Continued from part 5.

I've had the loop antenna on the air a few times and I'm very satisfied with the results. The follow items are remaining before I can call this project complete:

  • Add copper jumper to lower the resistance between the copper tubing the the vacuum cap.
  • Finish the software for homing the stepper and automatically adjusting the tuning for each of the bands.
  • (Optional) - I may choose to weatherize the antenna for longterm outdoor use.

First, I am going to start by finishing the design mechanically. The antenna uses some stranded copper wire between the tubing and the variable capacitor. This is a limitation – I have noticed the efficiency of the antenna has decreased over time and it especially decreased when I accidentally left it out in the weather overnight. Over time I've been able to improve the efficiency again by re-positioning and re-tightening the stranded wire connection – I would prefer if that wasn't necessary.

This is a picture of the stranded copper wire currently in use. 

I am planning to machine some copper jumpers to go between the copper loop and the vacuum capacitor. These can be soldered (or brazed) to create a solid connection with very low resistance.

First, I modelled up the brackets in Fusion 360:

I modelled these as solid objects and did not use any sheet metal features. I then used the solid models as a reference to re-create the models in 2D:

I generated toolpaths using the CAM functionality of Fusion 360 and cut the brackets out of some copper sheet using my benchtop mill:

I haven't cut much copper and the mill and the material was very gummy. It ended up cutting okay, but I had to spend some time removing a thick burr that formed on the edge of the part. I did a bit of sanding on the top and bottom surfaces and ended up with a couple of nice-looking parts:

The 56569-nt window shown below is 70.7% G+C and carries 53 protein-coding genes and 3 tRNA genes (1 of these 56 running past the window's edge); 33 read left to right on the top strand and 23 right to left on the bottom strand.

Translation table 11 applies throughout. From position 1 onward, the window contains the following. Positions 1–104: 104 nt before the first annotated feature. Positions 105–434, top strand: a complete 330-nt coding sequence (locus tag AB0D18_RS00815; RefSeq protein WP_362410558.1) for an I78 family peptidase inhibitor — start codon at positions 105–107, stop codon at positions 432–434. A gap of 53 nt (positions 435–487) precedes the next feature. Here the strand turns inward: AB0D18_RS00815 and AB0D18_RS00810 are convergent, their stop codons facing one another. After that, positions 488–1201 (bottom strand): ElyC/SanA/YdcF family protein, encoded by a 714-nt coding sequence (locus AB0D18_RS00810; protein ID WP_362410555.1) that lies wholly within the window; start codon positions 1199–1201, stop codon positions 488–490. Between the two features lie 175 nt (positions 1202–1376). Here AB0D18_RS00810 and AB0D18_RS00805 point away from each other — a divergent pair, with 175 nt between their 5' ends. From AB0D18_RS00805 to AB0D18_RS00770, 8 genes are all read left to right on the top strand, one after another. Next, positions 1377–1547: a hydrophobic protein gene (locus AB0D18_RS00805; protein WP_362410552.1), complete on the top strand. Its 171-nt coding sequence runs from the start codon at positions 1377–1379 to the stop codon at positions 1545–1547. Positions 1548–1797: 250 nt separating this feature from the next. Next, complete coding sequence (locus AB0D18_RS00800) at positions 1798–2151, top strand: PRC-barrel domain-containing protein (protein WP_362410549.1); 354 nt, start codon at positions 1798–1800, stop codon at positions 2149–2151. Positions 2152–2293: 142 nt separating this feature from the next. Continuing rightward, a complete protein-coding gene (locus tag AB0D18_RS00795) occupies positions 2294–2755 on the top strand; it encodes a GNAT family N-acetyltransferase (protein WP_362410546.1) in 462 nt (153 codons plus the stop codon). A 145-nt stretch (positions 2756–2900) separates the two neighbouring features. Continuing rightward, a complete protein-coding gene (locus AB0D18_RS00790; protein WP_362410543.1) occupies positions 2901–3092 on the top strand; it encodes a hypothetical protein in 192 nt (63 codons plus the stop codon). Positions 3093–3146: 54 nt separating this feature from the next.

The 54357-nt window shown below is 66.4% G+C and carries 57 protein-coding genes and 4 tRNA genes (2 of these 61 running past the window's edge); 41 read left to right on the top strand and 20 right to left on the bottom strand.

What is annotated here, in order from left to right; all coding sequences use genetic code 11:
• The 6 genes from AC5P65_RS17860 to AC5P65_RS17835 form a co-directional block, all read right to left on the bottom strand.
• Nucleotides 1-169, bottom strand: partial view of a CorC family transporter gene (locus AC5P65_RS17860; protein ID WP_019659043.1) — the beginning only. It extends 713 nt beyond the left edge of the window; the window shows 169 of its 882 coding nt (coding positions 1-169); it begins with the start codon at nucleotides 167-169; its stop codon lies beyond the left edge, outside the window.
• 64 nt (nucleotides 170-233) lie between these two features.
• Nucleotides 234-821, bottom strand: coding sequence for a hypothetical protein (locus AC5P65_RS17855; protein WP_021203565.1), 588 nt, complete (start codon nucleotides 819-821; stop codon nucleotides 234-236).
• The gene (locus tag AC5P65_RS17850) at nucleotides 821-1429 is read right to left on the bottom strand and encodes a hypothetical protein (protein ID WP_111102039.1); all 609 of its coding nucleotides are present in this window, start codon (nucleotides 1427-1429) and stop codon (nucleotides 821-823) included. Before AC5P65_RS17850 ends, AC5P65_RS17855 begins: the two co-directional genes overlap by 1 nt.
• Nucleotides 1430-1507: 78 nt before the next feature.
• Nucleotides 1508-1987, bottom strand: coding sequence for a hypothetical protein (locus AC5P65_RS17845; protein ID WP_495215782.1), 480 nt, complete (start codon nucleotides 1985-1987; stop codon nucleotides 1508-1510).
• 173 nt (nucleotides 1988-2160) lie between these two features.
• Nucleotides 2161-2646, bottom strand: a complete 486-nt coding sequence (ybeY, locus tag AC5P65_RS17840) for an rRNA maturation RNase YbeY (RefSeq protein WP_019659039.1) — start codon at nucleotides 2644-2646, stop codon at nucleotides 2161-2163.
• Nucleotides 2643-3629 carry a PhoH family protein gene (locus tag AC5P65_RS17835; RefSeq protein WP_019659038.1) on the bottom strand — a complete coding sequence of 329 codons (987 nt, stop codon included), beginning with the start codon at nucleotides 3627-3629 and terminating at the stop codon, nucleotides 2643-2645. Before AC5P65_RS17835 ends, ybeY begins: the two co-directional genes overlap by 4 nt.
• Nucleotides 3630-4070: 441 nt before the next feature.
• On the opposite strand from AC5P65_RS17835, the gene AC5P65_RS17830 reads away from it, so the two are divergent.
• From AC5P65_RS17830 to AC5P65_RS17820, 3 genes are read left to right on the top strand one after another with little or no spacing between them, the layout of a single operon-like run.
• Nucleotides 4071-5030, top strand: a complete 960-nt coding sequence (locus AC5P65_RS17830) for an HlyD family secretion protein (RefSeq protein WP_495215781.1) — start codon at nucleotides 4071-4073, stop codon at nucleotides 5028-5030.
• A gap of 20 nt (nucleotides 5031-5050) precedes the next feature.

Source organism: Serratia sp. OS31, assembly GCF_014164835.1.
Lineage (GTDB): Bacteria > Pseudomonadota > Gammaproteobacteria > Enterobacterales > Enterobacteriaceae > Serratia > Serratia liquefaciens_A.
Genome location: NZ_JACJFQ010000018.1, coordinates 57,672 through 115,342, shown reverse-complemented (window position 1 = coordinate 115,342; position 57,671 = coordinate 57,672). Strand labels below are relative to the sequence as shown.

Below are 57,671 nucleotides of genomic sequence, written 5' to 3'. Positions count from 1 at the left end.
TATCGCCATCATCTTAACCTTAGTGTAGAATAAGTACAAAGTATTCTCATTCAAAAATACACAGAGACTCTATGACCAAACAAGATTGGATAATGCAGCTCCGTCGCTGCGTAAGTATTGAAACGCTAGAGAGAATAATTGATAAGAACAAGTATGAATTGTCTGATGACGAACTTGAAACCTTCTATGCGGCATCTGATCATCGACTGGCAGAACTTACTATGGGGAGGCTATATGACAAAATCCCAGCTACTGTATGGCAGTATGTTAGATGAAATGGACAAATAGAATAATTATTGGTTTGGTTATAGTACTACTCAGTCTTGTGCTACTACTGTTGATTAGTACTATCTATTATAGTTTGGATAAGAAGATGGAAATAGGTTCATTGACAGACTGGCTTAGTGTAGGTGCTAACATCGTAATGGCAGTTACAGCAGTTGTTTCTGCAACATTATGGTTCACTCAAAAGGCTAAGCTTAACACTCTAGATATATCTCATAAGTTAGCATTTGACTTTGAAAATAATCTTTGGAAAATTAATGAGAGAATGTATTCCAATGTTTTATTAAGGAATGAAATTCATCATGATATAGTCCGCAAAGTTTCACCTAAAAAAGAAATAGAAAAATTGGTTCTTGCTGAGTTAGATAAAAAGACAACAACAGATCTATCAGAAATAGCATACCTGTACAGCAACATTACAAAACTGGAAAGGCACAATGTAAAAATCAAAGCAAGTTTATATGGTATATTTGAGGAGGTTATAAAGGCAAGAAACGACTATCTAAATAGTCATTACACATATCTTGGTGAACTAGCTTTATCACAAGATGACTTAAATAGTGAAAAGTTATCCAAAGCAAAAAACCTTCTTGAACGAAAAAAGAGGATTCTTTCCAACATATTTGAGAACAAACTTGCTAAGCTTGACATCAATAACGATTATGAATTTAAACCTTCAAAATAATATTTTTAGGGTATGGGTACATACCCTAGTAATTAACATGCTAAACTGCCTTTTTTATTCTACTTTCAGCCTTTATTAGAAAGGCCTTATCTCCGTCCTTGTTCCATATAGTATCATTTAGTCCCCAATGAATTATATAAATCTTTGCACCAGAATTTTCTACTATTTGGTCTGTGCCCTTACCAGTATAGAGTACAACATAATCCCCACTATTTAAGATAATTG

Here is one of the jumpers at the end of the piping, ready for solder:

And here is the result after soldering. This was my first time soldering copper piping with a torch. The result is a bit ugly, but the connection is solid. I've since read that brazing may be a better approach to further lower resistance. I also let the torch heat up the body of the jumper in order to anneal it and make it more pliable for forming.

The round section of the copper jumper interfered with the plastic portion of my 3D print. I used an oscillating saw to cut away some of the material:

First two cuts. I removed the section between the cuts to leave a channel for the jumper to fit into. 

And then finally I mounted the jumpers in place. I'm happy with how the pieces lined up and contribute that to modelling everything ahead of time.

Here is a final image of the re-assembled antenna with copper jumpers in place:

Re-assembled antenna ready to go on the air! 

And here is the SWR reading for 40M:

Next step is to finish developing the stepper driver code and get it into regular usage.

Done for now.